An April 22 hearing held by the Senate Subcommittee on Oceans, Atmosphere, Fisheries, and Coast Guard examined the economic and environmental impacts of ocean acidification.  The hearing coincided with both the 40th anniversary of Earth Day and the release of a prepublication summary of a new National Research Council report, Ocean Acidification: A National Strategy to Meet the Challenges of a Changing Ocean.

The global ocean has absorbed about one-third of total anthropogenic carbon dioxide emissions since the Industrial Revolution, causing the pH of the water to decrease at an unprecedented rate and producing a suite of changes in oceanic chemistry known as ocean acidification.  In response to growing concerns about the potential impacts of ocean acidification on marine ecosystems, Congress requested the National Research Council (NRC) to conduct a study on ocean acidification to help federal agencies develop their understanding of and ability to address the issue. (The NRC is the operational arm of the U.S. National Academies, including the National Academy of Sciences.)

More on release of report summary here.

The summary concludes:

“The chemistry of the ocean is changing at an unprecedented rate and magnitude due to anthropogenic carbon dioxide emissions; the rate of change exceeds any known to have occurred for at least the past hundreds of thousands of years.  Unless anthropogenic CO2 emissions are substantially curbed, or atmospheric CO2 is controlled by some other means, the average pH of the ocean will continue to fall. Ocean acidification has demonstrated impacts on many marine organisms. While the ultimate consequences are still unknown, there is a risk of ecosystem changes that threaten coral reefs, fisheries, protected species, and other natural resources of value to society.”

Subcommittee Chair Maria Cantwell (D-WA) and Ranking Member Olympia Snowe (R-ME) both spoke to concerns about the potential environmental and socioeconomic impacts of ocean acidification.  Senator Snowe said that “if current trends in ocean acidification continue, by the end of this century vast areas of the sea could very well become inhospitable to many species which form the foundation of the marine food web,” and that we “simply cannot leave the future of our oceans and their valuable resources to chance.”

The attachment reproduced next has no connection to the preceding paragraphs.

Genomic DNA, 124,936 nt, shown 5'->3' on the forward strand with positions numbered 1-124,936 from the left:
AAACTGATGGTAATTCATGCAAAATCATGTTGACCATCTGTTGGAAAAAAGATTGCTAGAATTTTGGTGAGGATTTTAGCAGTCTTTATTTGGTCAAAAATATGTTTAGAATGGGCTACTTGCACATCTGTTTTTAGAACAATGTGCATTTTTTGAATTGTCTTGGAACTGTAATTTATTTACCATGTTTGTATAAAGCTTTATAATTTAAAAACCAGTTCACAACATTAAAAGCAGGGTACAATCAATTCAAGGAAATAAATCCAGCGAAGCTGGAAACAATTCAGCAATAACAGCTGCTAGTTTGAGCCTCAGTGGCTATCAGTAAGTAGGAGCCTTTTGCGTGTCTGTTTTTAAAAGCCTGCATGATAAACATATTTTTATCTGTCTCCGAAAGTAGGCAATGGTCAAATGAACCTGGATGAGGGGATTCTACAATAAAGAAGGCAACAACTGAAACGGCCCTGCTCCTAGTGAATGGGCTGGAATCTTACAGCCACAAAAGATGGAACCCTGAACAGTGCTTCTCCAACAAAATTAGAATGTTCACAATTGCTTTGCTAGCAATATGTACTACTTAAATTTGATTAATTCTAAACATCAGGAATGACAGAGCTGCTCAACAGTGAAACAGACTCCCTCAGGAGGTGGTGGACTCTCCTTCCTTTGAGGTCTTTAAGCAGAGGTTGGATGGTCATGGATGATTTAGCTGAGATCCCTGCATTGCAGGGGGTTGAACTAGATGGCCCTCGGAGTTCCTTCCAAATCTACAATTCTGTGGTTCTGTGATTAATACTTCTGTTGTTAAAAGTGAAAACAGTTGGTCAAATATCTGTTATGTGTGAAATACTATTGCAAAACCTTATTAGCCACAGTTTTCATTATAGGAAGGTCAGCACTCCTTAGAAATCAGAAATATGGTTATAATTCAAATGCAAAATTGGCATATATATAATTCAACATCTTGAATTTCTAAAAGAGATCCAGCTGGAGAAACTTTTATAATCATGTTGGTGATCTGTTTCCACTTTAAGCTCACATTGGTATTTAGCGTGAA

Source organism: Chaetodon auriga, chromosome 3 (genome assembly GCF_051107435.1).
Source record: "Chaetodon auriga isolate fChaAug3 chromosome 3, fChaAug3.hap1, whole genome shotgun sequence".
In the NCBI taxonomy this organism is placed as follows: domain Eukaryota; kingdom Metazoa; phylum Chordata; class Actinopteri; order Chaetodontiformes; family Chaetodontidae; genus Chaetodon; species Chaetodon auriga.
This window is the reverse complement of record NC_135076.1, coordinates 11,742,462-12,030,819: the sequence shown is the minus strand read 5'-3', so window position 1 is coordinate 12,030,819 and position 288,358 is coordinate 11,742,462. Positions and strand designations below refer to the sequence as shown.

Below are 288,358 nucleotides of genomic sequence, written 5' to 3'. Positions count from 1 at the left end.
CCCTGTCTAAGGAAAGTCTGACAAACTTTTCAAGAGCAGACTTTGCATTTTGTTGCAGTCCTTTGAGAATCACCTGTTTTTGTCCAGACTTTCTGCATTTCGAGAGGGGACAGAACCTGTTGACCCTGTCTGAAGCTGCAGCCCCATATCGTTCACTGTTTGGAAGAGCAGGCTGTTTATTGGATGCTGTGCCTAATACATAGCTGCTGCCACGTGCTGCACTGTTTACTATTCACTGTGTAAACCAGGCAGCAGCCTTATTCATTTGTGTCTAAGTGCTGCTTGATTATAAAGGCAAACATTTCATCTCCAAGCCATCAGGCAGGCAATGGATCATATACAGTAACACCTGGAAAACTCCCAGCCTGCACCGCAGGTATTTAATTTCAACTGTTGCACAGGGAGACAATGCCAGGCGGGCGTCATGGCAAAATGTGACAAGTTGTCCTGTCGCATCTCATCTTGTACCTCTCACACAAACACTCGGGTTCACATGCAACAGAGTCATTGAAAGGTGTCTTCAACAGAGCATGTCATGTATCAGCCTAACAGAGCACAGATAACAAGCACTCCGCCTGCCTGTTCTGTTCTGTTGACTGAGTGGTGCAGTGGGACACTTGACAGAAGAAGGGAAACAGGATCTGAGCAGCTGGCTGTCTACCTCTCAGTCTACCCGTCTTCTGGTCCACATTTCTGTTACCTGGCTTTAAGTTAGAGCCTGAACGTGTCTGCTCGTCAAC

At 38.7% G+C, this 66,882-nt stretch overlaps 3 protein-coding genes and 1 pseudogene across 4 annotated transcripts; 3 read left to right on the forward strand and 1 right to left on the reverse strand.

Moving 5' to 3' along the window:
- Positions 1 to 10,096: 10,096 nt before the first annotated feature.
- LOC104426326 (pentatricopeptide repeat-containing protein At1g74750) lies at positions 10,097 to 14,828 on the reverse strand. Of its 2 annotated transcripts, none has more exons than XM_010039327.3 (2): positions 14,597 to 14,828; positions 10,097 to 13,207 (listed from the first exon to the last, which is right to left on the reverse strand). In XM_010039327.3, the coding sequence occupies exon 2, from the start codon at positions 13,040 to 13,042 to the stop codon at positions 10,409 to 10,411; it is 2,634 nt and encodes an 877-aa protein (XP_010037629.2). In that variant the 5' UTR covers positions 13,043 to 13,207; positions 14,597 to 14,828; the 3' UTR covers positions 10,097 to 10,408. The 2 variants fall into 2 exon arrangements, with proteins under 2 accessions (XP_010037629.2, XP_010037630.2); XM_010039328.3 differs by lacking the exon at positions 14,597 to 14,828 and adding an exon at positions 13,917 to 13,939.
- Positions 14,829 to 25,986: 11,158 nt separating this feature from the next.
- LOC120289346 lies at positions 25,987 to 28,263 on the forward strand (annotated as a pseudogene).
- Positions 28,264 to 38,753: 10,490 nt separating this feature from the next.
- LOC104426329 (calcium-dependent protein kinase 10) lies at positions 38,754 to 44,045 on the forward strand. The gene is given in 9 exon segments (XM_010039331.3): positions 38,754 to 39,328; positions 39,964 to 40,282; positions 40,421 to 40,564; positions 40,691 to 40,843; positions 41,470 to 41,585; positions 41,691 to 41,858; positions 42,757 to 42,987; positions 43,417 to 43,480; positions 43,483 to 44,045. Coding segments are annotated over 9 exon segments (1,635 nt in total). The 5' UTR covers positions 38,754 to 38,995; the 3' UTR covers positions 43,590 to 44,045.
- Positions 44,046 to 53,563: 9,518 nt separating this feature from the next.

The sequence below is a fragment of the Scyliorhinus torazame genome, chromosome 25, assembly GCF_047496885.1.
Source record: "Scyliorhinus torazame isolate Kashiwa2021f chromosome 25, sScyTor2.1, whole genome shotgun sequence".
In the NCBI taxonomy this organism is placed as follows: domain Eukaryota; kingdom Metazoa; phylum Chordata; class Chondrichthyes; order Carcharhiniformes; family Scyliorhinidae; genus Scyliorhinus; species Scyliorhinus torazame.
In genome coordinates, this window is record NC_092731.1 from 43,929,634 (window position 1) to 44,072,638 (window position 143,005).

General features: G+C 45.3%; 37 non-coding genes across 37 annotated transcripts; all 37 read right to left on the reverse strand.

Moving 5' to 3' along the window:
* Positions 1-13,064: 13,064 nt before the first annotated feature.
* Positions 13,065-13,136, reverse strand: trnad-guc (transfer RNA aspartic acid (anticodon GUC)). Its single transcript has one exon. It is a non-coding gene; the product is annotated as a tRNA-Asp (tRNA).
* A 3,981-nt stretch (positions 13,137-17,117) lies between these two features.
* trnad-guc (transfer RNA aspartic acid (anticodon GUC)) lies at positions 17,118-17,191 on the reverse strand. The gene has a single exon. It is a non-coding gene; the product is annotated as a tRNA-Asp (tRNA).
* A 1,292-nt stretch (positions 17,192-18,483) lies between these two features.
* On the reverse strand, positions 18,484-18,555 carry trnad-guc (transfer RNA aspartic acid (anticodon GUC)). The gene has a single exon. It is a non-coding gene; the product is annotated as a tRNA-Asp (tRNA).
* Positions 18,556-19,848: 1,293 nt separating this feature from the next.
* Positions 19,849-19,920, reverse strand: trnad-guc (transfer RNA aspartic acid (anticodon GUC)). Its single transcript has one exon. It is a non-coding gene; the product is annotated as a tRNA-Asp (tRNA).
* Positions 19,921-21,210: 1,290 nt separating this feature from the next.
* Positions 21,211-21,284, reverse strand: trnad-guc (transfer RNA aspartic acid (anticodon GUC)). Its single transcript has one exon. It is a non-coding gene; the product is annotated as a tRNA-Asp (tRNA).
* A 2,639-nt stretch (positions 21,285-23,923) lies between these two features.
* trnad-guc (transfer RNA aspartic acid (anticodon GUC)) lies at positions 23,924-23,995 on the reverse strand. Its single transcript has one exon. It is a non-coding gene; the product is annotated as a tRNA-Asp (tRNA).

Link to archived webcast of the hearing and witness written testimony here.

The following witnesses testified:

Actress Sigourney Weaver;
Dr. James Barry, Senior Scientist at the Monterey Bay Aquarium Research Institute;
Donny Waters, Commercial Fisherman and former President of the Gulf of Mexico Reef Fish Shareholders Alliance;
Tom Ingram, Executive Director of the Diving Equipment and Marketing Association; and
Dr. John Everett, President of Ocean Associates, Inc.

Sigourney Weaver testified as an advocate for public awareness of the largely unknown problem of ocean acidification.  “I am not here as a scientific or policy expert,” she said, “but as a concerned citizen.”  Weaver narrated the National Resources Defense Council film Acid Test: The Global Challenge of Ocean Acidification, and has continued to lend her visibility to promoting public education on the issue. 

Dr. Barry said that declining pH levels will affect organisms in different ways, as the capabilities for acclimation and adaptation and thresholds for extinction vary greatly between species.  Ocean acidification may affect many physiological processes in marine organisms, including calcification, photosynthesis, nutrient acquisition, growth, reproduction, and survival, and may be especially detrimental to organisms that form calcium carbonate shells and skeletons, Barry said. 

The NRC report notes: “acidifying seawater to various extents has been shown to affect the formation and dissolution of calcium carbonate shells and skeletons in a range of marine organisms including reef-building corals, commercially-important mollusks such as oysters and mussels, and many phytoplankton and zooplankton species that form the basis of marine food webs.”

Mr. Waters spoke to concerns that ocean acidification may damage fisheries and other marine food sources, posing a risk to the livelihoods that rely on them.  He said that although fish are not dying yet, “I don’t want to turn my back on this.” 

Congress also called for the establishment of a federal ocean acidification program in the Federal Ocean Acidification Research and Monitoring Act of 2009, and the NRC report provides recommendations for developing this program.  The report summary concludes:

“Given that ocean acidification is an emerging field of research, the committee finds that the federal government has taken initial steps to respond to the nation’s long-term needs and that the national ocean acidification program currently in development is a positive move toward coordinating these efforts.”

The NRC report recommends that the program encompass the following priorities:

(1) a robust observing network
(2) research to fulfill critical information needs
(3) assessments and support to provide relevant information to decision makers
(4) data management
(5) facilities and training of ocean acidification researchers
(6) effective program planning and management

The committee also made recommendations on the nature of the observing network, research priorities, and an implementation plan with community input.  The full report will be released later this year. 

Earlier CSW post:
Recommended: Acid Test, a film about the threat of ocean acidification, available online